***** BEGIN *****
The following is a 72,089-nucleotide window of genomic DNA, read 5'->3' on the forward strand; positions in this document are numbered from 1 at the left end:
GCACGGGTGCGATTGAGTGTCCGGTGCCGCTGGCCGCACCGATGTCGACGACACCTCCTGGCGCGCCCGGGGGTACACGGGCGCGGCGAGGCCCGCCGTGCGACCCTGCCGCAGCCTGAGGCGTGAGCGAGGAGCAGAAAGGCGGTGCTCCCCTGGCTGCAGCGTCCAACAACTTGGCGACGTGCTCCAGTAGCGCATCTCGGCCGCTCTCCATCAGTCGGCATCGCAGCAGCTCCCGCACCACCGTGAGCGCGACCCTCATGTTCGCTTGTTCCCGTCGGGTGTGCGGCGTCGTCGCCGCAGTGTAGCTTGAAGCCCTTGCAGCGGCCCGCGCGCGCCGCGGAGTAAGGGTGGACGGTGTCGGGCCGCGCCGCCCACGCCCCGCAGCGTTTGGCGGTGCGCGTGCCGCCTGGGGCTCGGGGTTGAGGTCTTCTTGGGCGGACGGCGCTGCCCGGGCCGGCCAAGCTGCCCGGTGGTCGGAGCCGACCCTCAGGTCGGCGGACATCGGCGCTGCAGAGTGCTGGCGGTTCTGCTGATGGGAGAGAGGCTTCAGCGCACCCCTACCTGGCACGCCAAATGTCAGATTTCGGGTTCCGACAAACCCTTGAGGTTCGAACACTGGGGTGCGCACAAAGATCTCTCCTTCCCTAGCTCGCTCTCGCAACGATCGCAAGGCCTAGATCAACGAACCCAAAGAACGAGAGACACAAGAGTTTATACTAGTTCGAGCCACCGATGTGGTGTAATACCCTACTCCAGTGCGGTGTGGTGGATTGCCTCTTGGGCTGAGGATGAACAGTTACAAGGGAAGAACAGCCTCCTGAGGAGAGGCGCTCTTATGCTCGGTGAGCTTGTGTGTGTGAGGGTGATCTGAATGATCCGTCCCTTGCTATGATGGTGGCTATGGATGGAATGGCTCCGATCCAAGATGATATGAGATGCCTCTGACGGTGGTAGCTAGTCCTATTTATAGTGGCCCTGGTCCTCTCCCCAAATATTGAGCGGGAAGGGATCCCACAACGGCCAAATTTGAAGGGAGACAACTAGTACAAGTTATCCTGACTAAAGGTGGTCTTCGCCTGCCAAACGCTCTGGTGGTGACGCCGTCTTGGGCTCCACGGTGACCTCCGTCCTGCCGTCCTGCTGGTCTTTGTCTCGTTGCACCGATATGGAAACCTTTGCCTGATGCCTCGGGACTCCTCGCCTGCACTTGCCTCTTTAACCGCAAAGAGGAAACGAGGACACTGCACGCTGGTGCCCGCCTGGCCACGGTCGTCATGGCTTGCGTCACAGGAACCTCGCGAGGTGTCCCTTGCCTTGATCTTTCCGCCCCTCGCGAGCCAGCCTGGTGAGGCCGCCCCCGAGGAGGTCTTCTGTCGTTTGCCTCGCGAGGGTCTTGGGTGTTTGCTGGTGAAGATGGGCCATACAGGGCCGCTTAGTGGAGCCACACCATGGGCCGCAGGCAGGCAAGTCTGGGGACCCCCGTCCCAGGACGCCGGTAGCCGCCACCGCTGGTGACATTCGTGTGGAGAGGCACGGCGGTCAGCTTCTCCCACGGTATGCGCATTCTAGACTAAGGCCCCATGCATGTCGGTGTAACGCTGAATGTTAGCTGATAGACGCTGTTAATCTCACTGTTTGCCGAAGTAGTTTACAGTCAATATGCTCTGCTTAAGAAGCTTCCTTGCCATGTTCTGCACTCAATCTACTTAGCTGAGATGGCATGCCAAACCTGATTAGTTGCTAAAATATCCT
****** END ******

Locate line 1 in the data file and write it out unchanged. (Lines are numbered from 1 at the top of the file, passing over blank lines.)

The following is a 72,089-nucleotide window of genomic DNA, read 5'->3' on the forward strand; positions in this document are numbered from 1 at the left end: